Gold-Medalist Perdue Settling Back Into College Life
Sept. 24, 2012
CHARLOTTESVILLE — For the record, fourth-year student Lauren Perdue does not walk around Grounds wearing her Olympic gold medal around her neck. She keeps her trophy in a safe place and takes it out of its box only when someone asks to see it.
“I don’t really flaunt it,” Perdue said recently at UVa’s Aquatic and Fitness Center.
The third member of her family to swim at the University for coach Mark Bernardino — first was her father, Phil, and then her sister, Meredith — Perdue says she’s still the same person she was before the Summer Olympics in London. It was an experience, though, that she’ll never forget.
Back in the United States, Perdue was among the U.S. Olympians and Paralympians whom President Obama and Michelle Obama honored at the White House in a Sept. 14 ceremony on the South Lawn.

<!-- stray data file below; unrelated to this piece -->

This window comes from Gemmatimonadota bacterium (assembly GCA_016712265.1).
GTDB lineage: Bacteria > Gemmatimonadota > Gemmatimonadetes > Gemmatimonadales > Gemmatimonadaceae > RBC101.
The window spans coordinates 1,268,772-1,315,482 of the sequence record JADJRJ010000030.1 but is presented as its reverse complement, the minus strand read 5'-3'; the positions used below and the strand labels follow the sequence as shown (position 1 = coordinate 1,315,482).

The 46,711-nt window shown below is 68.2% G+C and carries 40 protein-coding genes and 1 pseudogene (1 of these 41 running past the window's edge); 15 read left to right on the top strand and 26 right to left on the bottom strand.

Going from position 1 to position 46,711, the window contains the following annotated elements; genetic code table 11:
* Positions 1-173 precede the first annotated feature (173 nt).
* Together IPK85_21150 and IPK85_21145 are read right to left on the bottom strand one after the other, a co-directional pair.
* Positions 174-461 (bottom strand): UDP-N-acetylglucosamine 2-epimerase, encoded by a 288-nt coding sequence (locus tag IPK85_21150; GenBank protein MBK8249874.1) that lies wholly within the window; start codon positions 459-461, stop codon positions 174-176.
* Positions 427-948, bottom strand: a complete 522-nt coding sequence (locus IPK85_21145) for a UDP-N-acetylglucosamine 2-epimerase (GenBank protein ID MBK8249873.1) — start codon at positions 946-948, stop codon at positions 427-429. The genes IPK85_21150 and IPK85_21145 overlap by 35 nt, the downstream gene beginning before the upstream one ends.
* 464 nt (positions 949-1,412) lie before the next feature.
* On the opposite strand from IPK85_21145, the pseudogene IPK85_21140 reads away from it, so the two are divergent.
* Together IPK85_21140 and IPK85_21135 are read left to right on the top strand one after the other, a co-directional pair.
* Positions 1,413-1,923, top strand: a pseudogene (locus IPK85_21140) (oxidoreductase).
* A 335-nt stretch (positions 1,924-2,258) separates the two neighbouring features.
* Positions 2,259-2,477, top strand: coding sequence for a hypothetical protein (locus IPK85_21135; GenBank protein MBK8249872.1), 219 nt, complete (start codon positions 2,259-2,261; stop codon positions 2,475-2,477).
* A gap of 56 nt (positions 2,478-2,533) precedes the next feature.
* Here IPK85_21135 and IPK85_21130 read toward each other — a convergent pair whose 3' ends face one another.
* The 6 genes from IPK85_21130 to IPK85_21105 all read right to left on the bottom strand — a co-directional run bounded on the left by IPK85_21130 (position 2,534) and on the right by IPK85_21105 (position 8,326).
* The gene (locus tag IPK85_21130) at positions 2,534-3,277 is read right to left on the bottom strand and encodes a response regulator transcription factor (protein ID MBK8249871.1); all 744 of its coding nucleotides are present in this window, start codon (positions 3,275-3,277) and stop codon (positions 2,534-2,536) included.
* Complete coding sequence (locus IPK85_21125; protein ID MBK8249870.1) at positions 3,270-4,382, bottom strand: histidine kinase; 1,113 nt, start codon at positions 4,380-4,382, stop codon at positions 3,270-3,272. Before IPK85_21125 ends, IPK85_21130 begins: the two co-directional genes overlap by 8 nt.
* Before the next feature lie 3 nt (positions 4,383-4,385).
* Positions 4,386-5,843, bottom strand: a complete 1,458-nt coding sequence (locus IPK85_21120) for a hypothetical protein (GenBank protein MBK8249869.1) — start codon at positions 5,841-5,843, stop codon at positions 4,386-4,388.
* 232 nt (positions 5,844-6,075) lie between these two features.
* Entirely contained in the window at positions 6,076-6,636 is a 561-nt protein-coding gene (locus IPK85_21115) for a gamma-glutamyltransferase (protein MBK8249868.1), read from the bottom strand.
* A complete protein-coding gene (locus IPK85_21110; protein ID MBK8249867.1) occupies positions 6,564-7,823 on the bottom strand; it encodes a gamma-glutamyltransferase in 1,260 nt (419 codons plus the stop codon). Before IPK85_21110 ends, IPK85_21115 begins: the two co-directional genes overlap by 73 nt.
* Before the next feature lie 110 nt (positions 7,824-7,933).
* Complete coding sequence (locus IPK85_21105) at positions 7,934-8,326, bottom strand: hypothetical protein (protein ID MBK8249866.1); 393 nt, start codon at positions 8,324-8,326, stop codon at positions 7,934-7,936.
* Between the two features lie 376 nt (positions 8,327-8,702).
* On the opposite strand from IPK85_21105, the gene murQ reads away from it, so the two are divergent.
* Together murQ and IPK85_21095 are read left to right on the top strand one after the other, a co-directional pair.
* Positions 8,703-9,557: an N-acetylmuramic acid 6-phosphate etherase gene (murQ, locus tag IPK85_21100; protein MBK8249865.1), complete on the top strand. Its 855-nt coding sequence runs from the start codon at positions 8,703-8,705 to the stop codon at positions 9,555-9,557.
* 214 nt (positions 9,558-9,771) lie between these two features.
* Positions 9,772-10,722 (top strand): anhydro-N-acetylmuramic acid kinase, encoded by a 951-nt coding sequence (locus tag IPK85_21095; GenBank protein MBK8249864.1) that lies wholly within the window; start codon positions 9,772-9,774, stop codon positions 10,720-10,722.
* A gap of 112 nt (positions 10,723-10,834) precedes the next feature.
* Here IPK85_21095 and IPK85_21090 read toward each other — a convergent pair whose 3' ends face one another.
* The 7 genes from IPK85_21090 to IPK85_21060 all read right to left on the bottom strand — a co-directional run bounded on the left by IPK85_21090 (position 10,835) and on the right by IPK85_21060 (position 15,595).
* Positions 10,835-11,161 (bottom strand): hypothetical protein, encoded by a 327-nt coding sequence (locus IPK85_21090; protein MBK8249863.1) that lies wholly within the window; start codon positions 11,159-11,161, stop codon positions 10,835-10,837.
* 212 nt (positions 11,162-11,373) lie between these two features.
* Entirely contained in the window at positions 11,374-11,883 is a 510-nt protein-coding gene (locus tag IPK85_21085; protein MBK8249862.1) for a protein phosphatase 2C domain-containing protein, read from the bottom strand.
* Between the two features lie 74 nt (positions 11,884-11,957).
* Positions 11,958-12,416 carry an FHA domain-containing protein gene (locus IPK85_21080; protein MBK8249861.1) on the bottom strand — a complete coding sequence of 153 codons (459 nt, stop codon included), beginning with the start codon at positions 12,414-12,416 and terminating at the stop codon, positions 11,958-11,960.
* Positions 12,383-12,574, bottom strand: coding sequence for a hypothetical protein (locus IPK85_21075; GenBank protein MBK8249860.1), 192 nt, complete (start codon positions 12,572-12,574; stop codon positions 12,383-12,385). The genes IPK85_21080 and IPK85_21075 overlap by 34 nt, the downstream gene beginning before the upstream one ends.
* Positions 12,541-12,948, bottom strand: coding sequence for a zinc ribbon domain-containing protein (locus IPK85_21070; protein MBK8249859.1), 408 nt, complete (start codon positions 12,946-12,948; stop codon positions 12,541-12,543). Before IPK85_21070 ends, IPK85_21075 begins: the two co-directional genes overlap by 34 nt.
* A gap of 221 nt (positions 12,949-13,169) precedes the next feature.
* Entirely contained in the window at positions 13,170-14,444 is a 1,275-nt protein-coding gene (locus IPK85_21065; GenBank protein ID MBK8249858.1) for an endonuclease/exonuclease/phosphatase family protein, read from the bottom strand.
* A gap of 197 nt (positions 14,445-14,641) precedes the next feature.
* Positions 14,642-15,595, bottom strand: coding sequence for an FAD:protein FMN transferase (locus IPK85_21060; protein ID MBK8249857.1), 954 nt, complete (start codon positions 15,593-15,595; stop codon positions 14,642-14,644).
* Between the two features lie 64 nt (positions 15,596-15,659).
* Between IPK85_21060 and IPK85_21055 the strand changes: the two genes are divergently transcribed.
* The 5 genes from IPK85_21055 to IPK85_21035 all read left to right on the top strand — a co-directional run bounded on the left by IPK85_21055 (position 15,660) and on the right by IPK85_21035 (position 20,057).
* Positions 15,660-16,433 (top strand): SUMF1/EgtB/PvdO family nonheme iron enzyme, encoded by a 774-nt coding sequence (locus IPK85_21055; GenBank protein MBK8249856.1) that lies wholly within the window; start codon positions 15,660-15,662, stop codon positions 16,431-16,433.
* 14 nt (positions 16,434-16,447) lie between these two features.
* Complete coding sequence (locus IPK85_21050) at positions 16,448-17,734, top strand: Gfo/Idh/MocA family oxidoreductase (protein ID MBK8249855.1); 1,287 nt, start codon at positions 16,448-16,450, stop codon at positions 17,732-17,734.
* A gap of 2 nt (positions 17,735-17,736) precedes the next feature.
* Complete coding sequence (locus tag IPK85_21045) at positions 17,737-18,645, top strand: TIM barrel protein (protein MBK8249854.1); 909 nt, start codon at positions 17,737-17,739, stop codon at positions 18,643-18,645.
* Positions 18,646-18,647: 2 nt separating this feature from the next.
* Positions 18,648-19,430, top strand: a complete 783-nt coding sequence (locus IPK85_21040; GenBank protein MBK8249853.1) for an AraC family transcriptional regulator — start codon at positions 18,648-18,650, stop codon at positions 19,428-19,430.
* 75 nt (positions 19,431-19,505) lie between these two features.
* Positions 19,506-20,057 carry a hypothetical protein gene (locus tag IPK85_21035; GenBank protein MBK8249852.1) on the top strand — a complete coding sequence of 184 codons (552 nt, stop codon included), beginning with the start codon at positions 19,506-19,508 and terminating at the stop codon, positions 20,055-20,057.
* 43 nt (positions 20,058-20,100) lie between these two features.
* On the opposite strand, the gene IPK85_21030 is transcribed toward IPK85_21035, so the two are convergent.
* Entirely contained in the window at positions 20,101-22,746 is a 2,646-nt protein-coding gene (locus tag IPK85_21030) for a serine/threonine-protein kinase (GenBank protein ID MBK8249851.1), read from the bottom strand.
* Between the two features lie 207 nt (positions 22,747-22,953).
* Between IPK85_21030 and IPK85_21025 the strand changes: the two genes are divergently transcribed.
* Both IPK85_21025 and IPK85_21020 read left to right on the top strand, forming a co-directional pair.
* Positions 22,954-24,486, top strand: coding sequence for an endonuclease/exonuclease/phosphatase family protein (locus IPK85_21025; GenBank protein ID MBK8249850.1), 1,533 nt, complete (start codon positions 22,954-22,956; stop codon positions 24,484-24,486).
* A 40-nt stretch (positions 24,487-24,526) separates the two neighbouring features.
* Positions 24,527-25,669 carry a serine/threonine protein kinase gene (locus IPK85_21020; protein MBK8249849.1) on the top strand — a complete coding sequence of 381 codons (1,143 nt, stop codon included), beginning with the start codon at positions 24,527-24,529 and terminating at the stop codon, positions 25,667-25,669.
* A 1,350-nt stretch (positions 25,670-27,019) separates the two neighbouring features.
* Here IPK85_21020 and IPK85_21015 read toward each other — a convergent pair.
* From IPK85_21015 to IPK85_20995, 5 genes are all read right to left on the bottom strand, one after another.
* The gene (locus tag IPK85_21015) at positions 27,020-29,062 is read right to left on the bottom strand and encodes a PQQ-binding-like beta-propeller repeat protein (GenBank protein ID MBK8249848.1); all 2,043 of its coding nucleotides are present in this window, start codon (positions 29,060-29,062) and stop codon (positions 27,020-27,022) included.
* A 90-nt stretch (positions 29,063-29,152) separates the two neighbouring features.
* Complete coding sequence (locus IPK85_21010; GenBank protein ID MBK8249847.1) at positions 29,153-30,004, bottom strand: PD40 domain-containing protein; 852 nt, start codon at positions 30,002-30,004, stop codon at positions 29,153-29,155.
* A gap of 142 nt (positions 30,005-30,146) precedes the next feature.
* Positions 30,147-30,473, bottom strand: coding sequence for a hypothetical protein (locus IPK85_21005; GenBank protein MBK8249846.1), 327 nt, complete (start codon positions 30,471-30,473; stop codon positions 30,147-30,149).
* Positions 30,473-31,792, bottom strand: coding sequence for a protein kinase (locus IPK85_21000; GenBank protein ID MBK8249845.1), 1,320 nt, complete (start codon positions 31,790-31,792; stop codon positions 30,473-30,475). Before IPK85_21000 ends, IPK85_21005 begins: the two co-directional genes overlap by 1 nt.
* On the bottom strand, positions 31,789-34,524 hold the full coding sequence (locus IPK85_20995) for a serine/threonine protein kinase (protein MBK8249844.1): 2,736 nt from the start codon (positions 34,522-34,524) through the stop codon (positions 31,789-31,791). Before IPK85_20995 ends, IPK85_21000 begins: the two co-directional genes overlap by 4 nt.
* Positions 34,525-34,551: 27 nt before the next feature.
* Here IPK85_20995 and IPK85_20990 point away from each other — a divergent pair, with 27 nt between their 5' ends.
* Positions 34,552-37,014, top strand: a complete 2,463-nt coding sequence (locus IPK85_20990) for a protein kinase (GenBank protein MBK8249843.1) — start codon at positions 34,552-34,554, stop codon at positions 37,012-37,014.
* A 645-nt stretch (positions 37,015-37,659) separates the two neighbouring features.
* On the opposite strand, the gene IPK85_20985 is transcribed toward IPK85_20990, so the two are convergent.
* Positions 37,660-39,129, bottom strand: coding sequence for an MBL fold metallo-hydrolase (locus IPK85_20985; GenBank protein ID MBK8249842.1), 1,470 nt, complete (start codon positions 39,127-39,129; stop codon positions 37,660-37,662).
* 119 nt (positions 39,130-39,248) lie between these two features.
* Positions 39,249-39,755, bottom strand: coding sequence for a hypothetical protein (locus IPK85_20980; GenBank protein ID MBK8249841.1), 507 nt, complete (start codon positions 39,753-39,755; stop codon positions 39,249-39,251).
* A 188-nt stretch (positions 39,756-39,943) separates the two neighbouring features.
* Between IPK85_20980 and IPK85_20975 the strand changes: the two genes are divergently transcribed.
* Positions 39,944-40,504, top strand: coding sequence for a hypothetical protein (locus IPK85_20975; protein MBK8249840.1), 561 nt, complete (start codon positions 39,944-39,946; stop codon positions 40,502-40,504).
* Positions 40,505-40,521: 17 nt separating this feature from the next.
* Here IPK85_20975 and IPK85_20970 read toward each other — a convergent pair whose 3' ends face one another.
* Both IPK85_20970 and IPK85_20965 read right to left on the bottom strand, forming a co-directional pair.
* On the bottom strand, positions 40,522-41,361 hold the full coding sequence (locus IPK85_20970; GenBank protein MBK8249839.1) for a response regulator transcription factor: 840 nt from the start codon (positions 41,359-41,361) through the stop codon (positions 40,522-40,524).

“I’m still on cloud nine a little bit,” Perdue said. “It’s still a surreal experience bringing back a gold medal to Charlottesville and kind of being seen as a celebrity.”
Not since Paul Ereng did so about a quarter-century ago has an Olympic gold medalist returned to UVa to compete as a collegian. (Swimmer Ed Moses had college eligibility remaining when he turned pro after winning gold in 2000.) Ereng, a Kenyan, won the 800-meter run at the 1988 Summer Games.
A 17-time ACC champion, Perdue also is a 12-time All-American. She holds ACC records in the 100- and 200-yard freestyle and UVa’s record in the 50-yard free.
For all those accomplishments, though, Perdue had a low profile outside of swimming circles. The Olympics changed that. In part because of a video that went viral — Perdue was among the U.S. swimmers who lip-synced and danced to “Call Me Maybe” — she jumped from about 250 followers on Twitter to more than 12,800. During the Olympics, Perdue tweeted a photo that showed her with LeBron James that attracted attention around the world, and she’s learned valuable lessons about the power of social media.